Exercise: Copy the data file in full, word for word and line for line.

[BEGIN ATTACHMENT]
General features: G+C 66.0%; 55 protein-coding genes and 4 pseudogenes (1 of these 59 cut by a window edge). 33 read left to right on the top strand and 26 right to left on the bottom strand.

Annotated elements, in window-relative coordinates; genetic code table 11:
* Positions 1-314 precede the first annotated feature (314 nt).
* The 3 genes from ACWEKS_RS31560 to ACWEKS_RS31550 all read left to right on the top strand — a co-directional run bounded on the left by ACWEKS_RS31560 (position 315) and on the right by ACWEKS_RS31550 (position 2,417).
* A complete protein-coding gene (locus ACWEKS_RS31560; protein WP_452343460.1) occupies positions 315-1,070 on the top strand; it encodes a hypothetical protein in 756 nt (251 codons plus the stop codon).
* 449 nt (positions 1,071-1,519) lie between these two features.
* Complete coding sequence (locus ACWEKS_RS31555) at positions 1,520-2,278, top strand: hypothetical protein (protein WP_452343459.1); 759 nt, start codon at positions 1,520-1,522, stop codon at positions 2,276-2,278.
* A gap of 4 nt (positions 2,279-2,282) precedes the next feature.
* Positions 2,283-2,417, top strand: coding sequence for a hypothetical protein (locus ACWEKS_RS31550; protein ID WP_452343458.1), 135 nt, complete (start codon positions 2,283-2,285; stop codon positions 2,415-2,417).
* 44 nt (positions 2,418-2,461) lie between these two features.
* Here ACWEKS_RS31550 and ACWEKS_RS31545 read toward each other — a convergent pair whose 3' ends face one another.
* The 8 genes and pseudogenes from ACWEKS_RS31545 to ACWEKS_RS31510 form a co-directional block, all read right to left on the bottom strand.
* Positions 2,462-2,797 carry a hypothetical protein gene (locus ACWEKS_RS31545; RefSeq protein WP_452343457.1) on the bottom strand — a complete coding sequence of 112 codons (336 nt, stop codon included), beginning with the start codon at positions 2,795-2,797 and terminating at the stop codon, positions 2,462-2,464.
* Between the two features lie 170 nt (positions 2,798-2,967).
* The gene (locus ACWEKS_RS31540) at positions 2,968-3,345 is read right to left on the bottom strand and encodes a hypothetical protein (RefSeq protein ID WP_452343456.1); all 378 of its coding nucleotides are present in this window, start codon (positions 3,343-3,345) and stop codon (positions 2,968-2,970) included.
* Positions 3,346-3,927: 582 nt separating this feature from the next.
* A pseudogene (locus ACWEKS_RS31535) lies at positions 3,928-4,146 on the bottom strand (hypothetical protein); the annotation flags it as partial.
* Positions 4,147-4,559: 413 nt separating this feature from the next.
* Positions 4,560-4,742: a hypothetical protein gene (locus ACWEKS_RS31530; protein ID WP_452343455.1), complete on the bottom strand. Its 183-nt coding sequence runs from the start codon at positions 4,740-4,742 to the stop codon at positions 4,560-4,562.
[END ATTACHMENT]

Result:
General features: G+C 66.0%; 55 protein-coding genes and 4 pseudogenes (1 of these 59 cut by a window edge). 33 read left to right on the top strand and 26 right to left on the bottom strand.

Annotated elements, in window-relative coordinates; genetic code table 11:
* Positions 1-314 precede the first annotated feature (314 nt).
* The 3 genes from ACWEKS_RS31560 to ACWEKS_RS31550 all read left to right on the top strand — a co-directional run bounded on the left by ACWEKS_RS31560 (position 315) and on the right by ACWEKS_RS31550 (position 2,417).
* A complete protein-coding gene (locus ACWEKS_RS31560; protein WP_452343460.1) occupies positions 315-1,070 on the top strand; it encodes a hypothetical protein in 756 nt (251 codons plus the stop codon).
* 449 nt (positions 1,071-1,519) lie between these two features.
* Complete coding sequence (locus ACWEKS_RS31555) at positions 1,520-2,278, top strand: hypothetical protein (protein WP_452343459.1); 759 nt, start codon at positions 1,520-1,522, stop codon at positions 2,276-2,278.
* A gap of 4 nt (positions 2,279-2,282) precedes the next feature.
* Positions 2,283-2,417, top strand: coding sequence for a hypothetical protein (locus ACWEKS_RS31550; protein ID WP_452343458.1), 135 nt, complete (start codon positions 2,283-2,285; stop codon positions 2,415-2,417).
* 44 nt (positions 2,418-2,461) lie between these two features.
* Here ACWEKS_RS31550 and ACWEKS_RS31545 read toward each other — a convergent pair whose 3' ends face one another.
* The 8 genes and pseudogenes from ACWEKS_RS31545 to ACWEKS_RS31510 form a co-directional block, all read right to left on the bottom strand.
* Positions 2,462-2,797 carry a hypothetical protein gene (locus ACWEKS_RS31545; RefSeq protein WP_452343457.1) on the bottom strand — a complete coding sequence of 112 codons (336 nt, stop codon included), beginning with the start codon at positions 2,795-2,797 and terminating at the stop codon, positions 2,462-2,464.
* Between the two features lie 170 nt (positions 2,798-2,967).
* The gene (locus ACWEKS_RS31540) at positions 2,968-3,345 is read right to left on the bottom strand and encodes a hypothetical protein (RefSeq protein ID WP_452343456.1); all 378 of its coding nucleotides are present in this window, start codon (positions 3,343-3,345) and stop codon (positions 2,968-2,970) included.
* Positions 3,346-3,927: 582 nt separating this feature from the next.
* A pseudogene (locus ACWEKS_RS31535) lies at positions 3,928-4,146 on the bottom strand (hypothetical protein); the annotation flags it as partial.
* Positions 4,147-4,559: 413 nt separating this feature from the next.
* Positions 4,560-4,742: a hypothetical protein gene (locus ACWEKS_RS31530; protein ID WP_452343455.1), complete on the bottom strand. Its 183-nt coding sequence runs from the start codon at positions 4,740-4,742 to the stop codon at positions 4,560-4,562.